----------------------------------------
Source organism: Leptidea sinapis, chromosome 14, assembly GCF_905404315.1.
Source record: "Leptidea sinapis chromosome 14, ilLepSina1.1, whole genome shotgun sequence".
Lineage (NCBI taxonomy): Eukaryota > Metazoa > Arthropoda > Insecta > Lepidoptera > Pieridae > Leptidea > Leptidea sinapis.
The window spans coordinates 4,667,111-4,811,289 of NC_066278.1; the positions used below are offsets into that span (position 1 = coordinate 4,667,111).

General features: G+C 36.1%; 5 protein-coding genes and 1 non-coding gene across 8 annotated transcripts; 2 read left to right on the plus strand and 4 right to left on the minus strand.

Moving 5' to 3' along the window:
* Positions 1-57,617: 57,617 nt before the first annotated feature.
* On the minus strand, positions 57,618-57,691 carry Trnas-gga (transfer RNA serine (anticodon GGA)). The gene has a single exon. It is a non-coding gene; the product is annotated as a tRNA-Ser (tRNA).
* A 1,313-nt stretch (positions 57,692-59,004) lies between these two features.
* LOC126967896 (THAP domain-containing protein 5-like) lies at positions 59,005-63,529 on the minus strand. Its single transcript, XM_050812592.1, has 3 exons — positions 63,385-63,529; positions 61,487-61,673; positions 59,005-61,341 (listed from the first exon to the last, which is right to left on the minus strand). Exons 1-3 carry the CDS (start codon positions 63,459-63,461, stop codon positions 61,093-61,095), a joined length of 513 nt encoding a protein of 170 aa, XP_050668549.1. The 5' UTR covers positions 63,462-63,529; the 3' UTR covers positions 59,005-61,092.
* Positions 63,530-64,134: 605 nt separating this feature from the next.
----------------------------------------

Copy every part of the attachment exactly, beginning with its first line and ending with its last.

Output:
Source organism: Leptidea sinapis, chromosome 14, assembly GCF_905404315.1.
Source record: "Leptidea sinapis chromosome 14, ilLepSina1.1, whole genome shotgun sequence".
Lineage (NCBI taxonomy): Eukaryota > Metazoa > Arthropoda > Insecta > Lepidoptera > Pieridae > Leptidea > Leptidea sinapis.
The window spans coordinates 4,667,111-4,811,289 of NC_066278.1; the positions used below are offsets into that span (position 1 = coordinate 4,667,111).

General features: G+C 36.1%; 5 protein-coding genes and 1 non-coding gene across 8 annotated transcripts; 2 read left to right on the plus strand and 4 right to left on the minus strand.

Moving 5' to 3' along the window:
* Positions 1-57,617: 57,617 nt before the first annotated feature.
* On the minus strand, positions 57,618-57,691 carry Trnas-gga (transfer RNA serine (anticodon GGA)). The gene has a single exon. It is a non-coding gene; the product is annotated as a tRNA-Ser (tRNA).
* A 1,313-nt stretch (positions 57,692-59,004) lies between these two features.
* LOC126967896 (THAP domain-containing protein 5-like) lies at positions 59,005-63,529 on the minus strand. Its single transcript, XM_050812592.1, has 3 exons — positions 63,385-63,529; positions 61,487-61,673; positions 59,005-61,341 (listed from the first exon to the last, which is right to left on the minus strand). Exons 1-3 carry the CDS (start codon positions 63,459-63,461, stop codon positions 61,093-61,095), a joined length of 513 nt encoding a protein of 170 aa, XP_050668549.1. The 5' UTR covers positions 63,462-63,529; the 3' UTR covers positions 59,005-61,092.
* Positions 63,530-64,134: 605 nt separating this feature from the next.